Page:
Is there place for an absolute in American Democracy? There are those who say that democracy by its nature is relative - indifferent to all ideas, as equally valid and therefore it can have no absolute. This is not true. Democracy is based on a political and economic relative, but on a theological absolute. That is to say, it tolerates all political and economic policies and suggestions which contribute to democracy, but it is intolerant about the foundation of democracy.
If you doubt this we need only read the Declaration of Independence, which affirms that the "Creator has endowed man with certain unalienable rights." The state is not autonomous, but subject to a higher law. Power thus becomes responsibility. God is the absolute in democracy. Democracy will rest on this Divine Foundation, or it will be laid to rest. There are no rights of man without duties to God, and if we doubt it, then point to any totalitarian system which denies the rights of man and I will show you they also deny duties to God. Democracy, the value of a person, liberty and the like, are fruits that grow on the tree of belief in God.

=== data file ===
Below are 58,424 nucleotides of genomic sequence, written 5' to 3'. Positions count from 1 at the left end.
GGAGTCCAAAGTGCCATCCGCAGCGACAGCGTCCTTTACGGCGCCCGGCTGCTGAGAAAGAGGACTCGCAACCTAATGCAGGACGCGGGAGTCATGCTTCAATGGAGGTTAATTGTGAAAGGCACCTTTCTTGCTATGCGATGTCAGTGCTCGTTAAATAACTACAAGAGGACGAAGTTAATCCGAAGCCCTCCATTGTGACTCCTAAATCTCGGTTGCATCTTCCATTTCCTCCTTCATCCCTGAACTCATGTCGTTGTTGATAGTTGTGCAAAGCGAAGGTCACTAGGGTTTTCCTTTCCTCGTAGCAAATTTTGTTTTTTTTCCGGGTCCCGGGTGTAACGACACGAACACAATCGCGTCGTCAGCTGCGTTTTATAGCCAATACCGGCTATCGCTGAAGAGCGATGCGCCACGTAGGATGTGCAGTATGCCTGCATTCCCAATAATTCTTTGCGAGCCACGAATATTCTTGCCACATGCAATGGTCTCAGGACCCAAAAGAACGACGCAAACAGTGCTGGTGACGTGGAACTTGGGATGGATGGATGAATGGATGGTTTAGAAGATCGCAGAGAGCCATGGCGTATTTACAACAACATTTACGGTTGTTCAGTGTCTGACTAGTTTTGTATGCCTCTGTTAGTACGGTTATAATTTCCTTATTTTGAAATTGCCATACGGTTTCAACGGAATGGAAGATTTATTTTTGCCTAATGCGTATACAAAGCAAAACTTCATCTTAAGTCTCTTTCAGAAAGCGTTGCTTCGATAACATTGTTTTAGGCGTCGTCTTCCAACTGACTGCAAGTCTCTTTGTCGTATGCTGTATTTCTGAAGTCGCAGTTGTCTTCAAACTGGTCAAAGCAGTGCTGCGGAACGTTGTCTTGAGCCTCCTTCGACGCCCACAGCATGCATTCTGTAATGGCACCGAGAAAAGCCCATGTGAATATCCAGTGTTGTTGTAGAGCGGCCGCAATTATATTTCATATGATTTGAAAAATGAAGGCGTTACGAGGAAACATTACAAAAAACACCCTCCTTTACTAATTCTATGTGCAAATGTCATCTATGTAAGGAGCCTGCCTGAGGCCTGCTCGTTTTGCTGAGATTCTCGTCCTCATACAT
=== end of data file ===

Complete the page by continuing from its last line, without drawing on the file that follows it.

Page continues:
-Fulton Sheen, Philosophies at War, 1943
Being a lover of freedom, when the revolution came in Germany, I looked to the universities to defend it, knowing that they had always boasted of their devotion to the cause of truth; but no, the universities immediately were silenced. Then I looked to the great editors of the newspapers whose flaming editorials in days gone by had proclaimed their love of freedom; by they, like the universities, were silenced in a few short weeks...
Onl the Church stood squarely across the path of Hitler's campaign for suppressing truth. I never had any special interest in the Church before, but now I felt a great affection and admiration because the Church alone has had the courage and persistence to stand for intellectual truth and moral freedom. I am forced thus to confess that what I once despised I now praise unreservedly.
-Albert Einstein, quoted Philosophies at War, 1943